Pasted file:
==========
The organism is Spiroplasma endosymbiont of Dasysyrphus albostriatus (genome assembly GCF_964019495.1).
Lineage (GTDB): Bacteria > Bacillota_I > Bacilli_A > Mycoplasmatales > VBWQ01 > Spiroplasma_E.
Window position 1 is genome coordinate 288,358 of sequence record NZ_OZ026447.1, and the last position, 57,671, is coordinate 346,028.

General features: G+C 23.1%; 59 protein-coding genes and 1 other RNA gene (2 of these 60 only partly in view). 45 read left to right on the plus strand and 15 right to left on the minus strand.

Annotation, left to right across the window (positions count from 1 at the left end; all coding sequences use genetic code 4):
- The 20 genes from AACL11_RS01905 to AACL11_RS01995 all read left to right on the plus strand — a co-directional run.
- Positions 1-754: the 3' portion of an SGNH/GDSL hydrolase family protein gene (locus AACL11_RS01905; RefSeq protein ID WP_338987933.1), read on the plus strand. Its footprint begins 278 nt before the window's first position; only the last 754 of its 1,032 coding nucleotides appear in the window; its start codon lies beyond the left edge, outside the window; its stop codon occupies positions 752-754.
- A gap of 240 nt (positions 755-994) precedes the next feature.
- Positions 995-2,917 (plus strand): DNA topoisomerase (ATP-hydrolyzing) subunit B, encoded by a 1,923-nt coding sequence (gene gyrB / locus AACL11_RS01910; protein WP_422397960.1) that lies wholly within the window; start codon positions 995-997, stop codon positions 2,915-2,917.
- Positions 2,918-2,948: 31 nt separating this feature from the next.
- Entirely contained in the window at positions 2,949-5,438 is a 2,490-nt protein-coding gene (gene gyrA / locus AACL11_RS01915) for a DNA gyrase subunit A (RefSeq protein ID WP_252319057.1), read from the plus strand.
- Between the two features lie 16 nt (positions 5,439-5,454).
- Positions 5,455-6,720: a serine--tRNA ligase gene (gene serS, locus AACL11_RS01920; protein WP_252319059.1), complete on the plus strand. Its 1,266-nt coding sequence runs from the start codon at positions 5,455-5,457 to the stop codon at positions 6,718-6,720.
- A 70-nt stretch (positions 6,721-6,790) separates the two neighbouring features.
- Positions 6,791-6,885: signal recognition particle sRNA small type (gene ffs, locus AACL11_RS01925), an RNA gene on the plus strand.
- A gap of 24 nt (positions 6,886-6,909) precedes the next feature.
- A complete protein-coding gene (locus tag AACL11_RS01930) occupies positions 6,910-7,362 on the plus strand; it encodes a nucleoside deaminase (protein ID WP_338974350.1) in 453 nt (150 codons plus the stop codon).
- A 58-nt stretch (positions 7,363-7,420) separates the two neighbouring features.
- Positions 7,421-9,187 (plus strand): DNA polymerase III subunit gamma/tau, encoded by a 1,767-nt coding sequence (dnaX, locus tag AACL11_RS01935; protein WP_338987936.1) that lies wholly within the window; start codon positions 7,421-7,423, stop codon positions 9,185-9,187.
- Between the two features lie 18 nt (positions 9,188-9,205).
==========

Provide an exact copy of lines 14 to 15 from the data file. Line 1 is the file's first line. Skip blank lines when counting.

- A 70-nt stretch (positions 6,721-6,790) separates the two neighbouring features.
- Positions 6,791-6,885: signal recognition particle sRNA small type (gene ffs, locus AACL11_RS01925), an RNA gene on the plus strand.